- The US$100 airline fee credit can be used towards incidental charges, like seat selection fees, checked baggage fees, and pet fees, on a certain US airline of your choice. If you don’t fly with US airlines often, this one will be tough to use up, and Amex US has shown a mean streak in the past when it comes to “creative” attempts to use up this credit outside of its intended usage.
- In addition, there is a monthly US$10 credit that can be used towards any of Grubhub, Seamless, Boxed, The Cheesecake Factory, Ruth’s Chris Steak House, and Shake Shack. GrubHub seems to be the likeliest to work for food delivery in Canada, although I don’t have reliable data points on this; if anyone does have data points, feel free to share in the comments.
For most Canadians, I think it’ll be a matter of doing their best to maximize these credits, and then weighing whatever’s left of the US$250 annual fee against how much you value the Amex US Gold Card’s most attractive benefit: its 4x earning rate on restaurants worldwide.
If you’re an avid foodie and eat out frequently both at home and along your travels, the Amex US Gold Card will be one of your closest companions. Even if you’ve just sat through the most amazing meal of your life at that three-Michelin-Star restaurant you’ve dreamed of visiting, it’s never easy to digest the final bill at the end of a meal like that, so the least you can do is earn 4x US MR points on those dollars you’re dropping.
In most cases, once you factor in the exchange rates in terms of both the dollars and MR points, I’d say that the 4x earning rate on the Amex US Gold Card outstrips both of the optimal choices we have in Canada for dining spend: the Platinum Card’s 3x MR points and the Cobalt Card’s 5x MR Select points. If food and travel are both a big part of your lifestyle, then the Gold Card can quite easily justify its annual fee year after year.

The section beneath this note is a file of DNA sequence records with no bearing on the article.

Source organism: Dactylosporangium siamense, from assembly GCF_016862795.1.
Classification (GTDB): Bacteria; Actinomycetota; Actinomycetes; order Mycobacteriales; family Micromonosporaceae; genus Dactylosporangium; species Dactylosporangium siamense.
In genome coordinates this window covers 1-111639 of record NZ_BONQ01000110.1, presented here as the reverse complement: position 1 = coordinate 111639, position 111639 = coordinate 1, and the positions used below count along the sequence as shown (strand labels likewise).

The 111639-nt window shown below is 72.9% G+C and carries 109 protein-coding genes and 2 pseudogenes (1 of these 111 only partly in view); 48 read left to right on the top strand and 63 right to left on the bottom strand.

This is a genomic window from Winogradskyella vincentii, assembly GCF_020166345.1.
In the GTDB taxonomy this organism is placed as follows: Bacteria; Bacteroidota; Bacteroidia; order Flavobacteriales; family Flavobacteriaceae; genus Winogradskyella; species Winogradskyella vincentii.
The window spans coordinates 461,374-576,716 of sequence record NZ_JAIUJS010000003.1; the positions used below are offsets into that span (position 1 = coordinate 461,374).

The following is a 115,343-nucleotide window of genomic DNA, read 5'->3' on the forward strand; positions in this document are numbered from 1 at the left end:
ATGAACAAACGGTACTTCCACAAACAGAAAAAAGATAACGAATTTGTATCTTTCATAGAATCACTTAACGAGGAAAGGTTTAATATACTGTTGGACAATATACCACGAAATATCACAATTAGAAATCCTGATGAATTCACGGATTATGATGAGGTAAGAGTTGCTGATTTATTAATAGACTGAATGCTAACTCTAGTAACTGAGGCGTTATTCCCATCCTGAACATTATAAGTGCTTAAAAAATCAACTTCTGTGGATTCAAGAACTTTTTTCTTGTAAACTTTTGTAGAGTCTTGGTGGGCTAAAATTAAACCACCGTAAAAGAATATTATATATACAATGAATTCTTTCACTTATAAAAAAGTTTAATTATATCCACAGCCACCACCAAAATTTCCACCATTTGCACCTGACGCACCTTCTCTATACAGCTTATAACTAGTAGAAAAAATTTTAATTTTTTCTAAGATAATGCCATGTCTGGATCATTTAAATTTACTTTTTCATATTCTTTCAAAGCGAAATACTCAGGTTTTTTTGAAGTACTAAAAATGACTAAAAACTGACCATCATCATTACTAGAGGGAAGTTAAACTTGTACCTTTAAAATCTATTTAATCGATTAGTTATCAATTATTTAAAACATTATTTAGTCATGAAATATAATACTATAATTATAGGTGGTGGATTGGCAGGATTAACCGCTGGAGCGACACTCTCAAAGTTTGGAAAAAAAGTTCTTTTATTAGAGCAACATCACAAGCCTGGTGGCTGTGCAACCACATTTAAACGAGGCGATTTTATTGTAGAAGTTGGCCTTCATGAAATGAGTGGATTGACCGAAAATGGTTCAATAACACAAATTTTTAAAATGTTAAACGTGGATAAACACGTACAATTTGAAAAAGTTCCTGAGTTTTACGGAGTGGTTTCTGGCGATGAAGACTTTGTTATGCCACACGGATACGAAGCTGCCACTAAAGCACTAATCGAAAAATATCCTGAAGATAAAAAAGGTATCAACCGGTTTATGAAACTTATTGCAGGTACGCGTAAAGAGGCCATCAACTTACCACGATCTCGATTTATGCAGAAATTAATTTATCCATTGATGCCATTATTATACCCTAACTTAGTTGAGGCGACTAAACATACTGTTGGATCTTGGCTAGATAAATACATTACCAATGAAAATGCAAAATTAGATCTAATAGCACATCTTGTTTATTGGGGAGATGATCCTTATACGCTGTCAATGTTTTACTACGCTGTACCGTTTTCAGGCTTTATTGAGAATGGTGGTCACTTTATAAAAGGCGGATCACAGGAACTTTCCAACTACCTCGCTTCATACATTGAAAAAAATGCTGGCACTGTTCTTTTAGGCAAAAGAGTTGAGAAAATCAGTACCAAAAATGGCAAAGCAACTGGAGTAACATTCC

For Canadians, the other strong perk of the Amex US Gold Card is the 3x US MR points on airline purchases, which is a stronger earning rate on airfare than anything we have in Canada at the moment (although the new Amex Aeroplan cards will somewhat challenge that with their 3x earning rates on Air Canada).
Compared to other US cards, the US Platinum Card still dominates on airfare spending with its 5x return; however, its US$550 annual fee means that it might not be the right fit for everyone, and in my view the Amex US Gold Card strikes a better balance between strong benefits and a reasonable annual fee.
Lastly, it’s worth mentioning that the card also offers 4x US MR points on up to US$25,000 of purchases at US supermarkets; however, it has been verified that this indeed does not extend to Canadian supermarkets. Alas, what a cool benefit that would be.
Personally, as someone who falls squarely within this card’s ideal demographic, I very much regret that I had cancelled the predecessor to the Gold Card (the Premier Rewards Gold) back in the day, making me ineligible for the spectacular 60,000-point welcome bonus. I’ll definitely be looking to get Jessy to sign up while this bonus is around.
Speaking of which – while I’d usually share my own referral link for the Amex US Gold Card so that you can benefit from the record-high offer of 60,000 US MR points, at this point in the year I’ve reached my maximum referrals already, so I figured, why not spread the love around a bit.
If you currently hold an Amex US Gold Card, feel free to share your referral link in the comments below, so that other Prince of Travel readers may take advantage of this offer by choosing one of the links in the comments, and we can all benefit.